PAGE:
New Delhi: The state is using Aadhaar as an “enabler of the citizens’ right to life including their right to food, livelihood, pension and other social assistance benefits", the centre told the Supreme Court on Wednesday.
In its opening argument in support of the 12-digit unique identification number, attorney general K.K. Venugopal said the main objective of Aadhaar was entrenched in Article 21 (right to life) and aimed at curbing rampant corruption and poverty in the country.
A Constitution bench headed by Chief Justice Dipak Misra said the centre would have to pitch its arguments against those of the petitioners, broadly including the right to life, privacy, dignity, surveillance, exclusion etc.
Venugopal also sought the court’s permission to allow the chief executive officer (CEO) of the Unique Identification Authority of India (UIDAI), Ajay Bhushan Pandey to respond to the technical/security aspects of Aadhaar through a power point presentation. The court will take a decision on this on Thursday.
Explaining the essence of the right to life, Venugopal said, “Right to life is not merely a right to live like an animal but a full right. If you have no food, shelter —where is the question of privacy of these people being affected?"
He added that the question was not of violation of fundamental rights but of balancing them. The court observed that the centre would have to meet its arguments on the right to life against the exclusion claims of petitioners where they said that people were being denied services due to lack of Aadhaar.
Venugopal said that a few NGOs had approached the court on the issue but no deprived individuals had come to court saying that he/she had been denied benefits for not having Aadhaar. This line of argument did not find favour with the court who said that a constitutional challenge could not be tested against whether a person comes to court or not.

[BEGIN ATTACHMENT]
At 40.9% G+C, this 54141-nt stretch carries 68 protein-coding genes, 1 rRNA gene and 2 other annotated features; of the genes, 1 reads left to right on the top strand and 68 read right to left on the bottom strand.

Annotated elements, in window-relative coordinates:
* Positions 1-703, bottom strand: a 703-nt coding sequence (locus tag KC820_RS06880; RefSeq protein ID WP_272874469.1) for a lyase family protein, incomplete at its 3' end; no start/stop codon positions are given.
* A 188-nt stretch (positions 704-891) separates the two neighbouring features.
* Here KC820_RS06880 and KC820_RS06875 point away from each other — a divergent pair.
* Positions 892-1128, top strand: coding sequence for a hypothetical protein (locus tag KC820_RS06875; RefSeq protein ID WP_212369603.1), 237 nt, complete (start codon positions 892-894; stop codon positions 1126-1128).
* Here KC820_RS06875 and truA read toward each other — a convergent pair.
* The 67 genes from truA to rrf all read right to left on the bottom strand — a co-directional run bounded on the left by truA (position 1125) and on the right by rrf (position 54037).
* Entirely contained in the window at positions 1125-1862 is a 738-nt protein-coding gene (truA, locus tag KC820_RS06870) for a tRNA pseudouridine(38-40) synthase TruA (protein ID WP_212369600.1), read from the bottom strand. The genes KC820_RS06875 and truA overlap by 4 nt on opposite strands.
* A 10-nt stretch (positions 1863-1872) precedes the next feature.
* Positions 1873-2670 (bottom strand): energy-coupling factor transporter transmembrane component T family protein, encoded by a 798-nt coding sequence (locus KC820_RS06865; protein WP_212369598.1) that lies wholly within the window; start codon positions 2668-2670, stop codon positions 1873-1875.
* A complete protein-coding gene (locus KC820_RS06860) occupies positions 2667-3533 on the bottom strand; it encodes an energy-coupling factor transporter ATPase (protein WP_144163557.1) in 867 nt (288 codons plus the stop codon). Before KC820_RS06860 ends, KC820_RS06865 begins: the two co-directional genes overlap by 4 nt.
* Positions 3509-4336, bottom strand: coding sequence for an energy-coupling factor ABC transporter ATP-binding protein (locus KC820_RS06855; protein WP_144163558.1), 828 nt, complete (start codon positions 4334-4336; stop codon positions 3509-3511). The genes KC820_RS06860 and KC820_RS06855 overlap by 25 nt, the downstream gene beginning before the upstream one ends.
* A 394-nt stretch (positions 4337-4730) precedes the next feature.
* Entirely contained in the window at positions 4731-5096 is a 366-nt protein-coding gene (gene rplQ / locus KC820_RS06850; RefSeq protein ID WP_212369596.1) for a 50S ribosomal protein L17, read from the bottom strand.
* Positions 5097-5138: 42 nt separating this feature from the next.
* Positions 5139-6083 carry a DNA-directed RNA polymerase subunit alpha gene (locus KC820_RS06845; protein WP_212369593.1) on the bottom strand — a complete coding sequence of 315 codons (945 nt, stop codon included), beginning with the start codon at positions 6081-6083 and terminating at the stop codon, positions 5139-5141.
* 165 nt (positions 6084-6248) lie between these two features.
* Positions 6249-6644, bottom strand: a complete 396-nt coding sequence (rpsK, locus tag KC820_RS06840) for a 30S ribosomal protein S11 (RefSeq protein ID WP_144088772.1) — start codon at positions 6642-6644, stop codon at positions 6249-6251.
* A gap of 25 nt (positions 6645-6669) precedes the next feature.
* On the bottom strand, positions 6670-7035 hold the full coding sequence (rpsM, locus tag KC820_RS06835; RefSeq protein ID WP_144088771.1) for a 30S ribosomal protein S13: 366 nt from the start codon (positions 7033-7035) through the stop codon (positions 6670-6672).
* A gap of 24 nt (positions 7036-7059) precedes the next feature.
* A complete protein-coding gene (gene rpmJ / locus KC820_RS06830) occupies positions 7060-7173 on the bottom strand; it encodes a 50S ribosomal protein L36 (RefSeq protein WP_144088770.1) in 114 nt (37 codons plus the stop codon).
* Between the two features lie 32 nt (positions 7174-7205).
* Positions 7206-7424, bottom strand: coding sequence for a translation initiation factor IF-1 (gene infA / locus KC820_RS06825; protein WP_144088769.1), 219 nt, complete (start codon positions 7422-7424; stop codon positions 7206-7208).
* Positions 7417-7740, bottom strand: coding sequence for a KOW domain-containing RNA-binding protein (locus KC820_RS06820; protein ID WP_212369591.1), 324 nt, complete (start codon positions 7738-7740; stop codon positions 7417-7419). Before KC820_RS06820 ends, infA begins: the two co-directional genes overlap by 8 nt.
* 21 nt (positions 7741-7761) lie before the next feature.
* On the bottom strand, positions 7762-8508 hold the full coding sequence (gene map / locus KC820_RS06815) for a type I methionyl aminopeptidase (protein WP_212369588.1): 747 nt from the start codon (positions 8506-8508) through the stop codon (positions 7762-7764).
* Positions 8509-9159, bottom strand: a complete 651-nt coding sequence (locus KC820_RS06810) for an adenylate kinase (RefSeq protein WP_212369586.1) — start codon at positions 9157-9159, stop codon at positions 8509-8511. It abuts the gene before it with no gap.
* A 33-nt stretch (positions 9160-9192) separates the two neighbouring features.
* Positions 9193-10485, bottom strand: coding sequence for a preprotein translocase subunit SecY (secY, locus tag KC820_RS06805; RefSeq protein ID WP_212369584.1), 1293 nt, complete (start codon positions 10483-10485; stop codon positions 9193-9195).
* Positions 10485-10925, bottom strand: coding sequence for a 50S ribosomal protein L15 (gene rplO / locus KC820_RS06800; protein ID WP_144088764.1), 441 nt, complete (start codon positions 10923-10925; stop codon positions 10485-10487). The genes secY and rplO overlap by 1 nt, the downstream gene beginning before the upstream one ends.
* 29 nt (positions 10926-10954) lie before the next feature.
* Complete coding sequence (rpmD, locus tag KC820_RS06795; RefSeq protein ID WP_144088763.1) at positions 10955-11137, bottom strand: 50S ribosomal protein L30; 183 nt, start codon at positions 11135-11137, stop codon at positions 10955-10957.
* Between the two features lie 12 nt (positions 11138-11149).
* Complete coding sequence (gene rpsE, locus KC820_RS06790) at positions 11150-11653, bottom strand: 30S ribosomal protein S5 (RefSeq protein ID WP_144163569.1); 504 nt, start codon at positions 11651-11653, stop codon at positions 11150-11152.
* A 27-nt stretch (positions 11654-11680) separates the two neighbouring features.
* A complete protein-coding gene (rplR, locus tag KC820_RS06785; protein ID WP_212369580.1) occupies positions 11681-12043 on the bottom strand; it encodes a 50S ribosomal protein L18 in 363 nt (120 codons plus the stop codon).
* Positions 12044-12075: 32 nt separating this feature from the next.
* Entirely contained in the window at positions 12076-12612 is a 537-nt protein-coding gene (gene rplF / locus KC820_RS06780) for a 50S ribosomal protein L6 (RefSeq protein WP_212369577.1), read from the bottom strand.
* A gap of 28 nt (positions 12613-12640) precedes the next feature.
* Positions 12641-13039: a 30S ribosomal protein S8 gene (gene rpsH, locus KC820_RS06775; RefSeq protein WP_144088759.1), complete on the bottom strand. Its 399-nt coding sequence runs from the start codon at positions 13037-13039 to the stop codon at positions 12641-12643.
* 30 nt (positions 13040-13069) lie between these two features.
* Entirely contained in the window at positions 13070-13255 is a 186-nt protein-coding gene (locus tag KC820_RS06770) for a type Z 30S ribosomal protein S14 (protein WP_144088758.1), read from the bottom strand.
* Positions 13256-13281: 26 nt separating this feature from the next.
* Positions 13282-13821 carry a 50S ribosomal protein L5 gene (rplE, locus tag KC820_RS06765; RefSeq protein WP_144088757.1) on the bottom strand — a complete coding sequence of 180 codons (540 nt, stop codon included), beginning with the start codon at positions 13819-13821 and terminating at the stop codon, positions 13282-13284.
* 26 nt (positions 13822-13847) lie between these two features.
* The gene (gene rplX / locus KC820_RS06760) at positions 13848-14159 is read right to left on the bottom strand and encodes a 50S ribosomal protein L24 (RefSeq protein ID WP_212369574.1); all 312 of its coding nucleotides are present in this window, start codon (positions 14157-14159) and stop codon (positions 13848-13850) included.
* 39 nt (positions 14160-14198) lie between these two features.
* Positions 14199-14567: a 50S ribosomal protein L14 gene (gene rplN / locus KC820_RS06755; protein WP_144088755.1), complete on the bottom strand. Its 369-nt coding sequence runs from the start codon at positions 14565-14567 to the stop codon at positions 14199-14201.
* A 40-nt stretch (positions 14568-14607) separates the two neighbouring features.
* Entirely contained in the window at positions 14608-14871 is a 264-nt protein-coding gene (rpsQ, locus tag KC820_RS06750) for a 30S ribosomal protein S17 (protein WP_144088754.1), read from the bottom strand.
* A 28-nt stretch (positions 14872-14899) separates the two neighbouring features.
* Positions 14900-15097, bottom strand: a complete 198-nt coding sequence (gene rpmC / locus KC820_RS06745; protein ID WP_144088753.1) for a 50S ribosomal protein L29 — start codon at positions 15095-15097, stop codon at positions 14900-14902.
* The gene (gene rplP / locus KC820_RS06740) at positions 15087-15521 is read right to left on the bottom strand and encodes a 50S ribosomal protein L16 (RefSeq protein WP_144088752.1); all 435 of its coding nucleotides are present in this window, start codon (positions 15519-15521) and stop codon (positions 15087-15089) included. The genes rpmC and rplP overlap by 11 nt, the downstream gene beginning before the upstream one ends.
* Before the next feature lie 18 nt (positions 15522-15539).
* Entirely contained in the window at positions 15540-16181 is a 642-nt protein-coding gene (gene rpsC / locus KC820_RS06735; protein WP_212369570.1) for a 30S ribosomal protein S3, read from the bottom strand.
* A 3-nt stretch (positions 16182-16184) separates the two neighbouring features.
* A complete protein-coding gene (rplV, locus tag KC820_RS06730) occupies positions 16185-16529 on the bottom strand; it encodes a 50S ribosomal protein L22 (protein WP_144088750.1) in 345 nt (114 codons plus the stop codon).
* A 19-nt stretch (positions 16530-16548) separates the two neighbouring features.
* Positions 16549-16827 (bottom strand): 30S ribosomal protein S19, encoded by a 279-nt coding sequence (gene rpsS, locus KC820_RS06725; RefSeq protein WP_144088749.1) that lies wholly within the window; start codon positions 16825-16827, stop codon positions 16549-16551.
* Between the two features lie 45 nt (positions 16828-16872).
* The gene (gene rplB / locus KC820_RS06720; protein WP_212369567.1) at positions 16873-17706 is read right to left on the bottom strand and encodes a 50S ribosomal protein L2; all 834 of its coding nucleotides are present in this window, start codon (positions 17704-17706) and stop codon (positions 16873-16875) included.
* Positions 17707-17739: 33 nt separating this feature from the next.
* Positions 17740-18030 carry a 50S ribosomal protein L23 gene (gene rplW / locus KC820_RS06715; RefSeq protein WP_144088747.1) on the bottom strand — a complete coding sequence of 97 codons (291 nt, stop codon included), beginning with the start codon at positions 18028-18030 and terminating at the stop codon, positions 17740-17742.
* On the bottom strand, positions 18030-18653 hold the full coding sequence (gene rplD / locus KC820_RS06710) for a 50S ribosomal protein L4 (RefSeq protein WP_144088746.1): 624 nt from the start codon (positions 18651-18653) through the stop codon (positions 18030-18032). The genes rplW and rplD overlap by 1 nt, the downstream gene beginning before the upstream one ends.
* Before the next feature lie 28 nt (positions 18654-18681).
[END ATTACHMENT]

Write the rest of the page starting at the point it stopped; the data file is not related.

Justice D.Y. Chandrachud added that economic and social guarantees were not antithesis to political guarantees. “It’s not as if privacy is for one segment of the population and not for another," he said.
On the question of people enrolling for Aadhaar before the Act was in place, the centre said that between 2009 and 2016, people had voluntarily opted for it and so, there was no violation of fundamental rights. At this point, justice Chandrachud pointed out that when people volunteered, they did not accept surrendering or commercialization of their personal data. They did not know that there were no safeguards at that time.
The court further questioned the centre over a likely case of financial exclusion in case of a pensioner living abroad and having to personally be present in the country to claim pension under the Aadhaar scheme.
“The question of financial exclusion is undeniable. The fact that it was in consideration by the cabinet secretary in December 2017 is indicative of it being a serious issue. We want the government to tell us what steps it is taking in this regard," Chandrachud said.
The attorney general said that he would submit the same to the court and that the government would not leave anyone in the lurch.
As part of the petitioners’ arguments against Aadhaar, its architecture has been criticized on grounds of it leading to a surveillance state by tracking people or using their personal data if not curtailed, being destructive of a limited Constitution and violating an individual’s fundamental right to privacy. Issues with UIDAI’s enrolment procedure that raised concerns about data breaches have also put been forth.